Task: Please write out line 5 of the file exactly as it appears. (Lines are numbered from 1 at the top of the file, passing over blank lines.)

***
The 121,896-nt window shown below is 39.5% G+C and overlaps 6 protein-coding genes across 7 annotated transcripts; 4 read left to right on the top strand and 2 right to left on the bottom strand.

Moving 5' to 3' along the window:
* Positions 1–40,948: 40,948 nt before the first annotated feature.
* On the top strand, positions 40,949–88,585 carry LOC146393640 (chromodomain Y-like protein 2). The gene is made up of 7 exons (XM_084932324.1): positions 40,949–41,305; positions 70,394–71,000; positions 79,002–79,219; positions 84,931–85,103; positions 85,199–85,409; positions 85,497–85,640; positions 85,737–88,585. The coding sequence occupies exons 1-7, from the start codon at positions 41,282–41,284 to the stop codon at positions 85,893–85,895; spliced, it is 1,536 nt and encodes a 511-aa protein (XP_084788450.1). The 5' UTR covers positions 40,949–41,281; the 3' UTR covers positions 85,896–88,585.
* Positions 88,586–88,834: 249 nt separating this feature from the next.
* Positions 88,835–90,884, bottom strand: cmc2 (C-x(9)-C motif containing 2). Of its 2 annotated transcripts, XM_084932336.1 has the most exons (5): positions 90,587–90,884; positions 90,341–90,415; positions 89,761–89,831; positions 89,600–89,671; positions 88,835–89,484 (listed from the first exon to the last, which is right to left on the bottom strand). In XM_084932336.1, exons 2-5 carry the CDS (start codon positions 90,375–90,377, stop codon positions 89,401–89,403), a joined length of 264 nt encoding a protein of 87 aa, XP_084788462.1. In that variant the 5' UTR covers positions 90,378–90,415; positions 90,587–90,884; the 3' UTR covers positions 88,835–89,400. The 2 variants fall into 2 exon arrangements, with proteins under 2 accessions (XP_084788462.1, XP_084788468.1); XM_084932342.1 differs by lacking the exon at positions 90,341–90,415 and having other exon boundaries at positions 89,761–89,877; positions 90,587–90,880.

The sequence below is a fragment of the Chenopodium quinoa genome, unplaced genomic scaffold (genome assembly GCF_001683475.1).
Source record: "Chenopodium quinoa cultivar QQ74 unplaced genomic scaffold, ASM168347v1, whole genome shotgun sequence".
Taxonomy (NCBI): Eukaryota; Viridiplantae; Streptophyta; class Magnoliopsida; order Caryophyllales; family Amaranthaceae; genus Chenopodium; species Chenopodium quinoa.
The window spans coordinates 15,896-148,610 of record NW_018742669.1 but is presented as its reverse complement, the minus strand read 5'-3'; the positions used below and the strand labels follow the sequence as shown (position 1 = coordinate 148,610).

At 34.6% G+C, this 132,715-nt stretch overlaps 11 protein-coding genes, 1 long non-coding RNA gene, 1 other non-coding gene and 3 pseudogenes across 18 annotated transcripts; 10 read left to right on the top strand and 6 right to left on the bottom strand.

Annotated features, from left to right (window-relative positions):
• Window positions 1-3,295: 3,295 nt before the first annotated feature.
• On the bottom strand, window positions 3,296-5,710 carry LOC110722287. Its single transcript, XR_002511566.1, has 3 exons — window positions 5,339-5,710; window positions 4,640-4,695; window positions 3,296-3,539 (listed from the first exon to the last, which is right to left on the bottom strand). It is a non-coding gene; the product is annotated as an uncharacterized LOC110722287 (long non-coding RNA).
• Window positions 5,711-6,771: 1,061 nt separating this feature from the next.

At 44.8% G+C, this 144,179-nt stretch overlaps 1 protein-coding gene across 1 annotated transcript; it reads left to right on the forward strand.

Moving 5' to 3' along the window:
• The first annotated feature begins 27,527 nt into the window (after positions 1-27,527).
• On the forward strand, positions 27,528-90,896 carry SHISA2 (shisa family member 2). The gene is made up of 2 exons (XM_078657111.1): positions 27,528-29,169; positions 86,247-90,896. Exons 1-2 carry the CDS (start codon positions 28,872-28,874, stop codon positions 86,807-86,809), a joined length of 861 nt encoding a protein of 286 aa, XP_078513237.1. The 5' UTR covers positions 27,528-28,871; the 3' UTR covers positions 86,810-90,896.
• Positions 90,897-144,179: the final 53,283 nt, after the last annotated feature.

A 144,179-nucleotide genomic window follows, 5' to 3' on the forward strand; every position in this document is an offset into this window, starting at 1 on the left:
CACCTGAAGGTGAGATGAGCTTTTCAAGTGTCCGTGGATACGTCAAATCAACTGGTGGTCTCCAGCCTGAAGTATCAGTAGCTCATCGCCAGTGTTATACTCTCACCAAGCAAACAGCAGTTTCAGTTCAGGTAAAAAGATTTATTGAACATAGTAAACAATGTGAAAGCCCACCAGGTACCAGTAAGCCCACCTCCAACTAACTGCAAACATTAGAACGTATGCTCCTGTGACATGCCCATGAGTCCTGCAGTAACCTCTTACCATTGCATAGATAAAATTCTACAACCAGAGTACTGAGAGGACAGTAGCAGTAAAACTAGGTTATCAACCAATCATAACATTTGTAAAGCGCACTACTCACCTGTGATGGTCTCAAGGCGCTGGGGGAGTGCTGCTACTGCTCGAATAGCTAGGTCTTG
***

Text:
* Positions 88,586–88,834: 249 nt separating this feature from the next.